Festuscato cut the centurion off and put his hand out for the papers. The man handed them over, and then Festuscato had to gently slap Mirowen’s hand and hunch over to keep Gaius from reading over his shoulder. He read quickly and handed Mirowen the papers.
“It seems we have an audience with the Emperor. It suggests we may be sent to Britain, though I cannot imagine why. So, tell me, when Mother says jump, does my old buddy Valentinian still ask, how high?”
The centurion smiled, but wisely did not answer that question. Fortunately, food and drink started to arrive.
“Ah, good.” Festuscato said. He helped set the trays down so the girls could scamper off to fetch more. “You should bring your century up on to the property. I suspect we will be a while, packing.” He nodded toward Mirowen and winked. The centurion understood. Mirowen simply returned the gentle slap on Festuscato’s hand. Festuscato ignored her and continued talking. “Besides, I want to see the expression on Velleius Fulvia’s face when he sees I have my own century. I bet he runs right out to get one.”
“It is a game they play,” Mirowen said, as she handed the papers to Gaius.
“Sir.” The old man came out from the corner where he had been hiding in the shadows, listening to every word.
“See if you can open a keg of that special ale when the century gets settled.”
“Very good sir.”
Gaius handed back the papers. “It definitely suggests Britain.”
“We will have to see who among the tenants and such might want to go home.”
Mirowen spoke plainly to the centurion. “It will take at least a month to close up our affairs here and pack for the journey.”
The centurion nodded. “The former regent suggested you might need two months.”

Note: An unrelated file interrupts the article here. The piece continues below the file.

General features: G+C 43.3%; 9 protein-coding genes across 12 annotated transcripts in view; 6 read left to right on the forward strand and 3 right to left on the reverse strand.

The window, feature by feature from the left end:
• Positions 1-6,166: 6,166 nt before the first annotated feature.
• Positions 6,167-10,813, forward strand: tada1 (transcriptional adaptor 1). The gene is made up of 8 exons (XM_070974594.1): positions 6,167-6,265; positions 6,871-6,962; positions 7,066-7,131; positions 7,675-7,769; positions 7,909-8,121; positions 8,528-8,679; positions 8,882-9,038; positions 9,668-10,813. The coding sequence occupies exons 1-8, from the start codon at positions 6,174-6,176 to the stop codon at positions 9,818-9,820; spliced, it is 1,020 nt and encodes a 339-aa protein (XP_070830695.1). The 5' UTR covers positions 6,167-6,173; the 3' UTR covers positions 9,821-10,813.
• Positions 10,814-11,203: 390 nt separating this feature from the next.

“Don’t say it.” Festuscato was not fast enough.
“Too late,” Gaius confirmed, and Mirowen took the full two months to get ready.
Festuscato spent the time getting to know Julius and his Sergeant Marcellus, usually in a martial way. They had practice swords, rode with spears where they stabbed at targets, wrestled in the Greek style, and practiced with their bows. Julius needed the work-outs. He was in danger of becoming a lazy officer. Marcellus seemed fairly young for a sergeant, in his early thirties, but a proficient soldier who privately appreciated Festuscato getting his centurion in shape.
Marcellus was short and broad-chested. The men said he always won at wrestling. Festuscato ended the man’s winning streak with a couple of judo throws and holds, and just enough aikido to keep the bear hug at bay. With the sword and spear, they were all on more even ground, but Festuscato could ride like he became part of the horse, and the horse would respond and do things that some said they never saw a horse do before.
It started roughly six years earlier, at age sixteen. Festuscato suddenly found the idea of hunting exciting. He found his horse responsive to him in a way it had never responded before. And he found his ability with a bow and arrow unequalled among men. Mirowen said he even surpassed her, though he disagreed. He never saw anyone as good as her.
Festuscato pondered his sudden near superhuman abilities for a long time, until he remembered Diogenes and the Princess were what he called genetic reflections. He understood that every life he lived had a genetic reflection somewhere in history, and he concluded that his female reflection must have been gifted, possibly by the goddess Diana herself, somewhere in the deep past when she turned sixteen. He marveled at what he could do, and he was just reflecting her gifts. He could not imagine what she must have been able to do. He tried to find her in the time stream, but she seemed cut off from him at present. That felt typical. Out of more than one hundred and forty lifetimes, Storyteller’s estimate, he would probably only remember twenty or thirty in his lifetime.